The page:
up until covid, i had remained disease—free, perfectly healthy life, but covid literally destroyed me in the space of 12 hours. after nearly dying of covid—19, leaving hospital was something ricky never thought he would do, but for thousands like him, this is not the end of the story. my breathing is irregular, even today, it is not the same as it was. so maybe that's a long—term effect of covid. but no one knows why. one in five covid—19 sufferers have symptoms for five weeks or more, including fatigue, breathlessness, muscle ache and memory loss and equates to around 10,000 people in nottinghamshire alone. and it's the answer to that question that world leading researchers in nottingham are looking for, using the mri scanner in a uk first. so the mri scanner allows us to look
at organs of the body, to allow us to look at the muscle, the brain, heart, lungs. uniquely, we are able to look at those organs during exercise. it is too simplistic to assume this was a patient does sat in a chair or lying on a bed doing nothing is what the patient's experiencing day—to—day. if we can mimic in some way a period of exercise over ten, 15 minutes and actually look at what the body is doing during that, that is absolutely crucial. this exercise machine has been specially designed so it is compatible with a scanner and patience can be monitored while doing physical activity. more recent studies have actually shown that covid might more directly affect the muscles itself as well as that therefore may hinder the recovery process, so again, this will be able to see if there are any direct effects that we can see of covid actually happening.
they need to know as much as they can, so i was quick to agree to take part in it and from there on, it has been really, really good because it has also given me a chance to see how my body is reacting and also if there is any other underlying problems that were not detected before. researchers here say, until we know why patients experience symptoms of breathlessness and fatigue for so long after having covid—19, they won't be able to treat them as effectively, but with findings expected to be out by the end of the year, they are hoping that will happen soon. nicola gilroy, bbc east midlands today, nottingham. as the crisis in afghanistan continues, community members in newport pagnell near milton keynes have been mobilising support. one local church has received thousands of donations to help those in need. meanwhile, the local cricket club has been organising games to help refugees settle into the community. theo chikomba has been to meet them.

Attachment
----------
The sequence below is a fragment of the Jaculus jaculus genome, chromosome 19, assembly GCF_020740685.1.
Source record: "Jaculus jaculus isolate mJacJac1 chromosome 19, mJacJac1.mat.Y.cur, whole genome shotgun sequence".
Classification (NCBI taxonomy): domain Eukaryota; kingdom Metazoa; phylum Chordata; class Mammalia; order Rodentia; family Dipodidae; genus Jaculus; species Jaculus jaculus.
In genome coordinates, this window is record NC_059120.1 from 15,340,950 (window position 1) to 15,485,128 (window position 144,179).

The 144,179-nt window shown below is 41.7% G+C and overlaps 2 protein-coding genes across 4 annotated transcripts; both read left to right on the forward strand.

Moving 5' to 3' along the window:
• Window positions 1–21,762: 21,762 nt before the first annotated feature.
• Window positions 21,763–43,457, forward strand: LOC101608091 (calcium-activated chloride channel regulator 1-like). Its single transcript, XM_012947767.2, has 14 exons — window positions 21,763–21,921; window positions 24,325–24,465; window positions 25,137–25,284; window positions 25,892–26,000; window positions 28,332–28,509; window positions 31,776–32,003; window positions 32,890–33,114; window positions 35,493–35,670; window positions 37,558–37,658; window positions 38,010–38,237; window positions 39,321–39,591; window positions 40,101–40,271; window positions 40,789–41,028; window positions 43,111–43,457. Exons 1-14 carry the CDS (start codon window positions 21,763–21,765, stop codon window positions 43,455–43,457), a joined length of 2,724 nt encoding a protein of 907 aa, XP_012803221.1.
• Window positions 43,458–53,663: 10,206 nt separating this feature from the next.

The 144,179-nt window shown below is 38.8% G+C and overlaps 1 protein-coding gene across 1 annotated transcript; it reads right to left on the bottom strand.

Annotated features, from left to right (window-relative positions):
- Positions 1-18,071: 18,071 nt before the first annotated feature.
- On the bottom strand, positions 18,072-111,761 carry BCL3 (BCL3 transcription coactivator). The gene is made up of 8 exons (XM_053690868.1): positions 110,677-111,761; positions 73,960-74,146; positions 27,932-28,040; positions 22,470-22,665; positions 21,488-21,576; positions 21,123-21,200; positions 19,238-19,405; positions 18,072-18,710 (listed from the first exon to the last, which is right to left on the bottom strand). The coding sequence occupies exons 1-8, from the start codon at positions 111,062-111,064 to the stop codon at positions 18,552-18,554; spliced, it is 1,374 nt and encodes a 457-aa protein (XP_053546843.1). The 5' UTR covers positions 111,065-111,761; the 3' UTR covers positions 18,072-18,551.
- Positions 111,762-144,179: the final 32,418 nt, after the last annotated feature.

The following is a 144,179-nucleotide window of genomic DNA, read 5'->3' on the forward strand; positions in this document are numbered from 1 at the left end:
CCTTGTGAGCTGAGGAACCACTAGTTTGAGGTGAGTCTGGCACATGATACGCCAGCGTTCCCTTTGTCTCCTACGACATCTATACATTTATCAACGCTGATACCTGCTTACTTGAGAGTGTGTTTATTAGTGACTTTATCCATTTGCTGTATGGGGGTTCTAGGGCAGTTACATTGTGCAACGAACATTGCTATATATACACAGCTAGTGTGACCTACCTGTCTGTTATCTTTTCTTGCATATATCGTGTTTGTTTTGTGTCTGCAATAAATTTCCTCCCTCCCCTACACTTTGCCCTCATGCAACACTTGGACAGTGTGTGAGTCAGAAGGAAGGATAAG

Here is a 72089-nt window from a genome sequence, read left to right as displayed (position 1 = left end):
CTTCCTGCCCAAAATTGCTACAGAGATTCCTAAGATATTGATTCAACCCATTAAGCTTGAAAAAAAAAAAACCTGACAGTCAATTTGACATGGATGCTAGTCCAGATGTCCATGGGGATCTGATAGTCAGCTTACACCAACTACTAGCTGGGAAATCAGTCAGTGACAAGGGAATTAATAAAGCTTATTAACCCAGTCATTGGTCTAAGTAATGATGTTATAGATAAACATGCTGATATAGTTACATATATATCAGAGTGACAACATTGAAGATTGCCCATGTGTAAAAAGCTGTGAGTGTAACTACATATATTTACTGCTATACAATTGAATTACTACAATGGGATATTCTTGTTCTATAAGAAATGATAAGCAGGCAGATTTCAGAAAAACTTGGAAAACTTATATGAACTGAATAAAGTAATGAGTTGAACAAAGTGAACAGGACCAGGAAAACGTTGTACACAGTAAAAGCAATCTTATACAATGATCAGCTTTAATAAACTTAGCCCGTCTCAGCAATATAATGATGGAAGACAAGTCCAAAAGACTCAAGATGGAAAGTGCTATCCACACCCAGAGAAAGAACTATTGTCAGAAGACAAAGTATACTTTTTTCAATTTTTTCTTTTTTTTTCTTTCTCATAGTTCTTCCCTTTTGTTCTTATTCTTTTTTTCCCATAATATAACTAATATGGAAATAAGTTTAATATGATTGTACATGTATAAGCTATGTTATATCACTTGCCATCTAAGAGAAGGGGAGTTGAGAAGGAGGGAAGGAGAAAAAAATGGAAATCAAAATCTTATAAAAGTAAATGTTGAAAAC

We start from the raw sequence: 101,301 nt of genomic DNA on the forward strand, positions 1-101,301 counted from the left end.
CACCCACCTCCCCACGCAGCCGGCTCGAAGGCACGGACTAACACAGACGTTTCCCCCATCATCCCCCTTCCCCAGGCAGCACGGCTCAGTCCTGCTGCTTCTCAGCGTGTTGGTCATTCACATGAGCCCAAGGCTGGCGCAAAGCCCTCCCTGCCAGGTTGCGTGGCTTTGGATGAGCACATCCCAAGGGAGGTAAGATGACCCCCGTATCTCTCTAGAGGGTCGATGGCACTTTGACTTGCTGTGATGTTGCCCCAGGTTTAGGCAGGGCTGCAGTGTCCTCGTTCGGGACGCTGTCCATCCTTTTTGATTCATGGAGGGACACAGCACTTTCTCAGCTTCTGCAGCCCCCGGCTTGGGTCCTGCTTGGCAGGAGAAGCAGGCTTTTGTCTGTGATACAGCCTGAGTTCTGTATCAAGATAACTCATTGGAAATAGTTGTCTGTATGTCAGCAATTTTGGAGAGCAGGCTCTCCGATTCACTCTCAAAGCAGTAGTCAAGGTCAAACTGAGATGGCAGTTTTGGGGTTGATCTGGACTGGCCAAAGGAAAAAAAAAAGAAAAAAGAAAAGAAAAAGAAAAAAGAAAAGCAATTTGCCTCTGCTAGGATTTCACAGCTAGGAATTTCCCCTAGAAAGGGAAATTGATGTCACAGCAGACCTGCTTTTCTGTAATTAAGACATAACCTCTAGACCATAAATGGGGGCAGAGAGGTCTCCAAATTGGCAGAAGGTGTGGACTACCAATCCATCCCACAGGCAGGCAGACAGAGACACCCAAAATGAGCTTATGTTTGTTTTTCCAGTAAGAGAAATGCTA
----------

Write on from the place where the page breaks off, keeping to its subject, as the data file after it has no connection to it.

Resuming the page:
a moment ofjoy for these afghan refugees in newport pagnall, taking part in the sport they love back home. off the pitch, fazli says the support from the local cricket club and others has been invaluable. the support has been very good. the local church, the islamic centre and some other churches, the afghan welcome programme, they have been very effective in having actively supported the afghan refugees and families here. so far we have got enough number of pushchairs for babies, other baby products. with no shortage of runs on the pitch, one thing is still playing on this man's mind — for his family and friends to find refuge soon.